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Aculag

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So was Dragon Age the first real RPG you've ever played or something? It was a good game, but not nearly as revolutionary as you make it seem. When I was on my first character, I thought "wow, I could play this game over and over again!" Turns out I played it once through, tried out a couple of the other races' origins, and then traded it in for something else. Not to say it wasn't engaging while I was playing. I spent a good 65 hours with that game, but that's nothing compared to the 120+ I spent on Fallout 3.

You mention how rich the world is, with the codex entries and such, and I agree, but a lot of that is inconsequential to me. I don't particularly want to sit and read codex entries, I want to play the game. People rave about how rich the world of Morrowind was, because there were so many books scattered around the place to read and learn histories. But I think that even without those books, Morrowind is still a more unique RPG than Dragon Age (or Oblivion) simply because of the setting. At no point do you think "Oh, this could be a real-world location!", because it's all so alien and atmospheric. Oblivion threw that out the window for the Narnia style crap that everyone is so used to and afraid to give up. Though, The Shivering Isle was very cool.

To me, what makes for a really good RPG is a unique setting and interesting story. Dragon Age, while it has a rich world, is set in an incredibly typical "European" environment. Castles, Dragons, Trading Camps, oh my! It's the same thing that we've seen in countless RPGs before it. Icewind Dale, Baldur's Gate, etc. etc. etc. This was the same problem with Oblivion. While it did have a lot to do, and I consider it one of my favorites, it's just such a BORING landscape that looks so much like everything else.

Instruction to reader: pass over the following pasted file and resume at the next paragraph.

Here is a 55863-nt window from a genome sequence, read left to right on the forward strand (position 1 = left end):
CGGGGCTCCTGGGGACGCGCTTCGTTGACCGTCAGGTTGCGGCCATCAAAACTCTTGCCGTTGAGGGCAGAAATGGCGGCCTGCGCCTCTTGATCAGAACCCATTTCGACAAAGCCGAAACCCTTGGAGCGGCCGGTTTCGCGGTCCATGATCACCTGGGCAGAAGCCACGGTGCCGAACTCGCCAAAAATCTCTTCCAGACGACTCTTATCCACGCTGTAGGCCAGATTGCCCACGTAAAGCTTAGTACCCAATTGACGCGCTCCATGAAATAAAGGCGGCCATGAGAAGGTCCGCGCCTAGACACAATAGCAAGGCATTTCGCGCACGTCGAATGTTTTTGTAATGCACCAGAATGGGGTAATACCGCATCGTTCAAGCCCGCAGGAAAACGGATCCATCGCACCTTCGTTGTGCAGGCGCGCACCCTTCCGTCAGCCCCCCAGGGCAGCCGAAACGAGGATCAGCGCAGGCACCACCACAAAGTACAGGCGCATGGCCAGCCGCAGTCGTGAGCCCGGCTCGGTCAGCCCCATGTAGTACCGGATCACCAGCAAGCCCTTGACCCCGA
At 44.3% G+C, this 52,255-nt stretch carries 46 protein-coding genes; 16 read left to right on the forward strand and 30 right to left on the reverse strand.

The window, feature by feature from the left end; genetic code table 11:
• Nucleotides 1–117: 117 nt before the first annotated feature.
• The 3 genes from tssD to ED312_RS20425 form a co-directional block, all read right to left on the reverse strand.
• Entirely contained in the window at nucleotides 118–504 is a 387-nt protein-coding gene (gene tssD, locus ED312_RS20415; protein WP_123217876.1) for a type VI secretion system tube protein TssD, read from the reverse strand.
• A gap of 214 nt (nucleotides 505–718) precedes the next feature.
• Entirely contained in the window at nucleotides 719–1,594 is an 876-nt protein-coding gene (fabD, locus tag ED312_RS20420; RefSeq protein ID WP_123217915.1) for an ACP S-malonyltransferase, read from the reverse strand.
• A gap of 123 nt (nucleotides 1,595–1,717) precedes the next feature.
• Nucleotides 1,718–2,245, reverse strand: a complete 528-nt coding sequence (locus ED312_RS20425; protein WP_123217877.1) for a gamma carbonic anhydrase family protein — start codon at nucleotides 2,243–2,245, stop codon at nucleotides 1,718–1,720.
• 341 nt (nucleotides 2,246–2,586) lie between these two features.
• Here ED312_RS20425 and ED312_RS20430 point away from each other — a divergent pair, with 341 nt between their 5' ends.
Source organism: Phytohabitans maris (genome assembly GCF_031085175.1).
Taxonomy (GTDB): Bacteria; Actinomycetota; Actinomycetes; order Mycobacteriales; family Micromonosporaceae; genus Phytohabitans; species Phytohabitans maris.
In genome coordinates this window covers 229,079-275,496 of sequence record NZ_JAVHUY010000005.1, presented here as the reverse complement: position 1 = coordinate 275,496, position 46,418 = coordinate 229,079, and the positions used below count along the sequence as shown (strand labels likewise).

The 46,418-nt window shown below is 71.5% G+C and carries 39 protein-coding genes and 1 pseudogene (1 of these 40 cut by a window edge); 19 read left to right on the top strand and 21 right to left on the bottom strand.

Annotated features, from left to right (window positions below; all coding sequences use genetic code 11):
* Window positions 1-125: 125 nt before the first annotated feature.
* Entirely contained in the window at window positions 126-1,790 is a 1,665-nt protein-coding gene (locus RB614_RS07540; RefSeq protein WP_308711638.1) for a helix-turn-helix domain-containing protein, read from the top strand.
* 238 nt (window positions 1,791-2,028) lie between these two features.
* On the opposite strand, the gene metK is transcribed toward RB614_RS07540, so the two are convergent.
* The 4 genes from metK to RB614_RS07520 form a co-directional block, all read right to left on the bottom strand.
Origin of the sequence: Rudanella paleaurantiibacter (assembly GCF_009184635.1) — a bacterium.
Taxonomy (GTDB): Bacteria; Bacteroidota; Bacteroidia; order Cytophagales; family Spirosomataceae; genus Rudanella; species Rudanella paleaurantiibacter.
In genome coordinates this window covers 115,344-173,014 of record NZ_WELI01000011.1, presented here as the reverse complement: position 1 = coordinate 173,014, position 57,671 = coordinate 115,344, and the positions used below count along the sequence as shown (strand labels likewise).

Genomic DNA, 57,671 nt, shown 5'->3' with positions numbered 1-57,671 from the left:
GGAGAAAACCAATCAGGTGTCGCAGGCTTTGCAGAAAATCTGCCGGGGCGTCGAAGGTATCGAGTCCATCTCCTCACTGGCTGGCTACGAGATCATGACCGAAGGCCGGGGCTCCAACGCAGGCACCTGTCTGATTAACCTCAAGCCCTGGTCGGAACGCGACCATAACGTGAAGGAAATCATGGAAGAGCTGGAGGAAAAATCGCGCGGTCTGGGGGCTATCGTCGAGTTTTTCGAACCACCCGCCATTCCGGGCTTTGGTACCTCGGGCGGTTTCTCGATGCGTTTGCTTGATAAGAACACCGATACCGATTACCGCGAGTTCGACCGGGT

I think The Witcher is a better RPG is nearly every sense, but even it has that very typical European fantasy feel. It takes place in a land that is made up, but it may as well be Scotland. What makes it better to me is that you learn about the world and the characters through dialogue and actions, and you don't have to entirely form your own character, because the Witcher already has his own personality laid out for you. Did the player character in Dragon Age even have a voice actor? I can't recall.

So while you make some good points, I can't entirely agree that Bioware has figured out the perfect form of human expression, because come on, it's still a video game. I'm just ranting at this point, so I'll stop for now. I'm glad you liked Dragon Age, but I think you're praising it a little too much. smile
Posted: Tue, 22nd Feb 2011, 8:56pm

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Aculag wrote:

I'm just ranting at this point, so I'll stop for now. I'm glad you liked Dragon Age, but I think you're praising it a little too much. smile
No, this was exactly the kind of response I was hoping for. biggrin

I don't really feel like breaking your post into pieces, but you say a lot of interesting stuff. I have to ask about Fallout: is there a real "plot" to it (with a mission/last boss/conclusion)? I had this whole part written for that original post that I cut for length reasons, about why I personally am in love with the Bioware Model of plot for RPGs. And no, there is no voice for the main character. It does make him or her seem a bit silent (and the part where they yell random stuff during combat "There is no glory in bloodshed!" is silly), but at the same time I never really liked half the deliveries of male-Sherperd in Mass Effect. It ruins the role-playing because he sounds nothing like me (and his tough-guy voice sounds a bit phony at times).

Both you and Tarn mention RPGs you think are more unique and interesting from a story point of view, but I was really only talking about the method Bioware uses to tell the story. The way they make you bond with characters (by befriending them and then talking them into telling you their sob-story). The way they make you really work to set everything up for the final battle, and then pay it off with scenes like this and this. But most of all how everything you (as the most awesome lad/lass in the entire universe) do affects everything.

As I said earlier it's all about this for me: